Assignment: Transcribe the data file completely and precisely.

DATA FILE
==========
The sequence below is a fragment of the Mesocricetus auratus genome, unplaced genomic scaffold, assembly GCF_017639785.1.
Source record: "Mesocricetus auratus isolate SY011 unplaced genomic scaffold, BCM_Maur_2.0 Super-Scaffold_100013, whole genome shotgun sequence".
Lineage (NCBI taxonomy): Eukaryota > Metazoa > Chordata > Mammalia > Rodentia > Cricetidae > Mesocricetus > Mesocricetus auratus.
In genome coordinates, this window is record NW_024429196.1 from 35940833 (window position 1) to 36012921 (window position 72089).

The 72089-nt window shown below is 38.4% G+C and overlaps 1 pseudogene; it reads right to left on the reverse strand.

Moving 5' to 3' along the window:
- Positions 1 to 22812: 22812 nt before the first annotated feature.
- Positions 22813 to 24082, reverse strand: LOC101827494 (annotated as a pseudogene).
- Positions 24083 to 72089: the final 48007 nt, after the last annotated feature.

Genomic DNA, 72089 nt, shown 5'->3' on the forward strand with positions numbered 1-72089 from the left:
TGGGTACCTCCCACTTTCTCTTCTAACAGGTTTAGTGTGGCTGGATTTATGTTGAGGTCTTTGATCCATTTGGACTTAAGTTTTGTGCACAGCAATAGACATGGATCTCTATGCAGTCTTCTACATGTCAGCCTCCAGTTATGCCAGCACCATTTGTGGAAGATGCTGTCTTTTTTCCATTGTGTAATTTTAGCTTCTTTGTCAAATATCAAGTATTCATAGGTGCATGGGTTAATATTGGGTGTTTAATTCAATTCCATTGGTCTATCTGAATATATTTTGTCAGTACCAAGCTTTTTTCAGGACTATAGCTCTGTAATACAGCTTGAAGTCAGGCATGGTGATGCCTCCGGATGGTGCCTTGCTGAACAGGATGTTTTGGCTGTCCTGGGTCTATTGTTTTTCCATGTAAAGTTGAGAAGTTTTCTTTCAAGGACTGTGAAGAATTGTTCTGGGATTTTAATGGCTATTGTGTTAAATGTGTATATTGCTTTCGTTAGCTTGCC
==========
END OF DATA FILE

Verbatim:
The sequence below is a fragment of the Mesocricetus auratus genome, unplaced genomic scaffold, assembly GCF_017639785.1.
Source record: "Mesocricetus auratus isolate SY011 unplaced genomic scaffold, BCM_Maur_2.0 Super-Scaffold_100013, whole genome shotgun sequence".
Lineage (NCBI taxonomy): Eukaryota > Metazoa > Chordata > Mammalia > Rodentia > Cricetidae > Mesocricetus > Mesocricetus auratus.
In genome coordinates, this window is record NW_024429196.1 from 35940833 (window position 1) to 36012921 (window position 72089).

The 72089-nt window shown below is 38.4% G+C and overlaps 1 pseudogene; it reads right to left on the reverse strand.

Moving 5' to 3' along the window:
- Positions 1 to 22812: 22812 nt before the first annotated feature.
- Positions 22813 to 24082, reverse strand: LOC101827494 (annotated as a pseudogene).
- Positions 24083 to 72089: the final 48007 nt, after the last annotated feature.

Genomic DNA, 72089 nt, shown 5'->3' on the forward strand with positions numbered 1-72089 from the left:
TGGGTACCTCCCACTTTCTCTTCTAACAGGTTTAGTGTGGCTGGATTTATGTTGAGGTCTTTGATCCATTTGGACTTAAGTTTTGTGCACAGCAATAGACATGGATCTCTATGCAGTCTTCTACATGTCAGCCTCCAGTTATGCCAGCACCATTTGTGGAAGATGCTGTCTTTTTTCCATTGTGTAATTTTAGCTTCTTTGTCAAATATCAAGTATTCATAGGTGCATGGGTTAATATTGGGTGTTTAATTCAATTCCATTGGTCTATCTGAATATATTTTGTCAGTACCAAGCTTTTTTCAGGACTATAGCTCTGTAATACAGCTTGAAGTCAGGCATGGTGATGCCTCCGGATGGTGCCTTGCTGAACAGGATGTTTTGGCTGTCCTGGGTCTATTGTTTTTCCATGTAAAGTTGAGAAGTTTTCTTTCAAGGACTGTGAAGAATTGTTCTGGGATTTTAATGGCTATTGTGTTAAATGTGTATATTGCTTTCGTTAGCTTGCC